"I spent a great deal of time working with host nation ophthalmologists, both on the ship and in their own hospitals. (For example) We were able to bring Indonesian residents and fellows onboard to work with us for two weeks. It was a great exchange of information. Our (USNS Mercy) command asked for contact info and stated they would like to have continued relations with these host nation physicians. I hope to be able to return to continue with these relations," Nicholson said.
As has been the case in the past six Pacific Partnership missions, there were several cases that stood out for Nicholson when providing humanitarian assistance. The most memorable part of the deployment for him was helping a little girl with a debilitating iris defect.
"There was an 11-year old girl with an iris abnormality and cataracts. Her iris looked like a cat's pupil looks and she was ostracized. I was able to surgically reform her iris and remove her cataracts. She wouldn't even communicate with me before surgery, but was all smiles after we took off her bandages," Nicholson shared, noting that the overall mission meant much more that the number of surgeries done or the approximately 49,000 people treated.
"PP12 wasn't all about doing as many surgeries as possible. There was a big emphasis on working closely with host nation personnel, and having a good subject matter expert exchange with them," said Nicholson, who combined doing surgery with information exchange on a number of times.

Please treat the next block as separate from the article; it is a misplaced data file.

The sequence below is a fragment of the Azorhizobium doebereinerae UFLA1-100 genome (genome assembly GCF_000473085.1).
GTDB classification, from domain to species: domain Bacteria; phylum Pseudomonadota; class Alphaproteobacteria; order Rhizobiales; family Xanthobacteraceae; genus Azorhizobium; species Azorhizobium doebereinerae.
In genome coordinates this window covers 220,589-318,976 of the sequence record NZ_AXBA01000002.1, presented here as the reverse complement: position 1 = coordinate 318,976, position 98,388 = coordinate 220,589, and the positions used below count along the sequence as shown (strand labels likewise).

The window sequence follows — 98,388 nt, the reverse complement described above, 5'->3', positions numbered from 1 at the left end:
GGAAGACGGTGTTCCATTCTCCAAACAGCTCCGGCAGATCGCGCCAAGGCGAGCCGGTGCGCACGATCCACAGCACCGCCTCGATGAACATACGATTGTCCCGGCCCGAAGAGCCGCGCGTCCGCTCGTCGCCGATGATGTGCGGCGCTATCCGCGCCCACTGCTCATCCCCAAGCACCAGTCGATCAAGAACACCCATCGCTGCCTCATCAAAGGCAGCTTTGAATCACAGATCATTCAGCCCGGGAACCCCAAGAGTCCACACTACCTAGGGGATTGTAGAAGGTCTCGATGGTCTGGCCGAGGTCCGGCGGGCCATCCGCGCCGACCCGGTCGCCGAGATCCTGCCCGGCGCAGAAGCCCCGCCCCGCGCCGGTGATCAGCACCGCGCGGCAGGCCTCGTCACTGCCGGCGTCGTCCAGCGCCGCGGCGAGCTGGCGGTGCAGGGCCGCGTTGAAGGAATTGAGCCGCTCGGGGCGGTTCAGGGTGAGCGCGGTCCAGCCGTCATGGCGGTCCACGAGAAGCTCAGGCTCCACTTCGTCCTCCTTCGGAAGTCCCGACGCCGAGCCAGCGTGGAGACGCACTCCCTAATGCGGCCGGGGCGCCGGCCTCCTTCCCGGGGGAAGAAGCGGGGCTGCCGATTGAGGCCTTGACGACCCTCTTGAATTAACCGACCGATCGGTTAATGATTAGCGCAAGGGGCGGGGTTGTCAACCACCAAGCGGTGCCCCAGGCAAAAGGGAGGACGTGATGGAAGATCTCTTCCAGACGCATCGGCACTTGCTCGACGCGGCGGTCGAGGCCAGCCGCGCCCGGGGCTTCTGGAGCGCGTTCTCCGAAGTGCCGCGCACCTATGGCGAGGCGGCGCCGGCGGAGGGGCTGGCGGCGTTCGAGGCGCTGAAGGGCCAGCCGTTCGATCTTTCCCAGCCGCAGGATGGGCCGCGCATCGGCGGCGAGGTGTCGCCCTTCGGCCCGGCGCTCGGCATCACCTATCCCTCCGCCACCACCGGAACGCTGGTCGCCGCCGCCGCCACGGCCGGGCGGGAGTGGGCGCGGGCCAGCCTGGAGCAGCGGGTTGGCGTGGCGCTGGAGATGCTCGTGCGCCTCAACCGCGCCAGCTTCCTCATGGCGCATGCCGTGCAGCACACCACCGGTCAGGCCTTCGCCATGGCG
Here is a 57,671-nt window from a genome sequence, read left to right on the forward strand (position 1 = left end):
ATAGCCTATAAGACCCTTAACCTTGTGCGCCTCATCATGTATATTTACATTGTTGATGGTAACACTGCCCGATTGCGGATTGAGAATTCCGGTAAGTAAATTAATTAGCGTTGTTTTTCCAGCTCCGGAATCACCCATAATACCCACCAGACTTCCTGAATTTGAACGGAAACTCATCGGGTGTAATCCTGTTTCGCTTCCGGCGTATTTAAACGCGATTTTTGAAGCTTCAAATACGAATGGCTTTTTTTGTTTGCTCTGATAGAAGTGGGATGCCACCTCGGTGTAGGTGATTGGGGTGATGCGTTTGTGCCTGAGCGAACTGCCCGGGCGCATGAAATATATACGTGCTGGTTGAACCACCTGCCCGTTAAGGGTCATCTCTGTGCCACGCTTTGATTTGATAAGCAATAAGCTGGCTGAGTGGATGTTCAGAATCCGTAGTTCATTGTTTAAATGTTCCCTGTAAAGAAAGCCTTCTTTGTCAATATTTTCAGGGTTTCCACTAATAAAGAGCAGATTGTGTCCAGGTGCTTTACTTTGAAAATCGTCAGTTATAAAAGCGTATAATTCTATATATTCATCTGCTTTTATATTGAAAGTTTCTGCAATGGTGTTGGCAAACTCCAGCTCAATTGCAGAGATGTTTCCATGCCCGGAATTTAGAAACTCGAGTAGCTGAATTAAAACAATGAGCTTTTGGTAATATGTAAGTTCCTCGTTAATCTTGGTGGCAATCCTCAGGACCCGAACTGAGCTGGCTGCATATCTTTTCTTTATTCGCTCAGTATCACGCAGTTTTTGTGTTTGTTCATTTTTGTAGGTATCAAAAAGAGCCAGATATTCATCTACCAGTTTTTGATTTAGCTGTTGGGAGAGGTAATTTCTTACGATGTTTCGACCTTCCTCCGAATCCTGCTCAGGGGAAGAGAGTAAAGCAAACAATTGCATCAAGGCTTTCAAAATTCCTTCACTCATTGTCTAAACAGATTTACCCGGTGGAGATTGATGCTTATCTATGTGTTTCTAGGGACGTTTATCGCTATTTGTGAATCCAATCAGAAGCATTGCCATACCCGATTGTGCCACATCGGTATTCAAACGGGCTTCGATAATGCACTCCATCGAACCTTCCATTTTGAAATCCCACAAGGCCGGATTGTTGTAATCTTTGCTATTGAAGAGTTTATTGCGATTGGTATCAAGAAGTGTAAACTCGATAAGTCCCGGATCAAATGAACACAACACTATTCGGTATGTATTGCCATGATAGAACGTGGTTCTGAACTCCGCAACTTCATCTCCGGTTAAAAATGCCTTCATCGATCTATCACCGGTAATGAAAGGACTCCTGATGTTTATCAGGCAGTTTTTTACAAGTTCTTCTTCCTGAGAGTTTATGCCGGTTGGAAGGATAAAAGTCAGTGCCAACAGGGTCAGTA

"We did cataract surgery, strabismus surgery, eviscerations and pterygium surgery. Dr. Jarstad and I were both able to bring new technologies to some host nation clinics. Dr. Jarstad had a portable ultrasound machine and performed the first phaco cataract surgery in the Manado Indonesia government hospital. I brought tissue glue and helped the Cambodian ophthalmologist to perform the first pterygium graft surgery in Cambodia using tissue glue," explained Nicholson.
Along with the 1,200-member crew and representatives from the U.S. military, there were also four U.S. agencies, 13 partner nations and 28 nongovernmental organizations, providing support on Pacific Partnership 2012.
"I recommended this mission for anyone who enjoys humanitarian work and isn't afraid to leave their 'sphere of comfort.' You have to make do without all of the niceties available to us at an military treatment facility. But I feel this makes you a better surgeon in the end. 'Necessity is the mother of invention' was my motto for the PP12 mission," said Nicholson.
Through active engagement with host nation officials and militaries, subject matter expert exchanges, civil action projects and medical exchanges, the mission continued to reinforce regional partnerships and collective abilities needed to respond to natural disasters. PP12 was sponsored by the U.S. Navy Pacific Fleet and completed its seventh year.
In addition to aiding the health, security, and improvement of disaster response capabilities of the host nations, the partnerships forged through Pacific Partnership missions help to ensure that the international community is better prepared to synchronize and function together as a coordinated force when disaster strikes.